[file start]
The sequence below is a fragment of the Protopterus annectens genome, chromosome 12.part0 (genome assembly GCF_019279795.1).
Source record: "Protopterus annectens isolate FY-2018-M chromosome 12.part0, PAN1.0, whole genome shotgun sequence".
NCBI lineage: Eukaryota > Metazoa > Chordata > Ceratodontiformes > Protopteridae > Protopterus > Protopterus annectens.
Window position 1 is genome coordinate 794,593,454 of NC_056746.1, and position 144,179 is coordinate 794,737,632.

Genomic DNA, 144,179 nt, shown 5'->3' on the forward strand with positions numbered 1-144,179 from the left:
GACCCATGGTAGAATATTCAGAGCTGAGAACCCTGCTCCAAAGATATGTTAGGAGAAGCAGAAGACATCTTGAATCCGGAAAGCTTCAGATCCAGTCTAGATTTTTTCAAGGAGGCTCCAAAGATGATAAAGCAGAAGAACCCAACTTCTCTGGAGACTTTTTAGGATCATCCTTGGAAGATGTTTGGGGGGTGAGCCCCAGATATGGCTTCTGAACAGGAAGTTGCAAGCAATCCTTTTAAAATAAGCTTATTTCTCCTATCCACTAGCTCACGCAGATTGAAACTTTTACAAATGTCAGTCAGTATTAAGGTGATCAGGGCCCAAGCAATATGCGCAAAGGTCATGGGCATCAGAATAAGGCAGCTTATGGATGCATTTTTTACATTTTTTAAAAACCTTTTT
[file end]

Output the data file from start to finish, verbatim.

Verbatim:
The sequence below is a fragment of the Protopterus annectens genome, chromosome 12.part0 (genome assembly GCF_019279795.1).
Source record: "Protopterus annectens isolate FY-2018-M chromosome 12.part0, PAN1.0, whole genome shotgun sequence".
NCBI lineage: Eukaryota > Metazoa > Chordata > Ceratodontiformes > Protopteridae > Protopterus > Protopterus annectens.
Window position 1 is genome coordinate 794,593,454 of NC_056746.1, and position 144,179 is coordinate 794,737,632.

Genomic DNA, 144,179 nt, shown 5'->3' on the forward strand with positions numbered 1-144,179 from the left:
GACCCATGGTAGAATATTCAGAGCTGAGAACCCTGCTCCAAAGATATGTTAGGAGAAGCAGAAGACATCTTGAATCCGGAAAGCTTCAGATCCAGTCTAGATTTTTTCAAGGAGGCTCCAAAGATGATAAAGCAGAAGAACCCAACTTCTCTGGAGACTTTTTAGGATCATCCTTGGAAGATGTTTGGGGGGTGAGCCCCAGATATGGCTTCTGAACAGGAAGTTGCAAGCAATCCTTTTAAAATAAGCTTATTTCTCCTATCCACTAGCTCACGCAGATTGAAACTTTTACAAATGTCAGTCAGTATTAAGGTGATCAGGGCCCAAGCAATATGCGCAAAGGTCATGGGCATCAGAATAAGGCAGCTTATGGATGCATTTTTTACATTTTTTAAAAACCTTTTT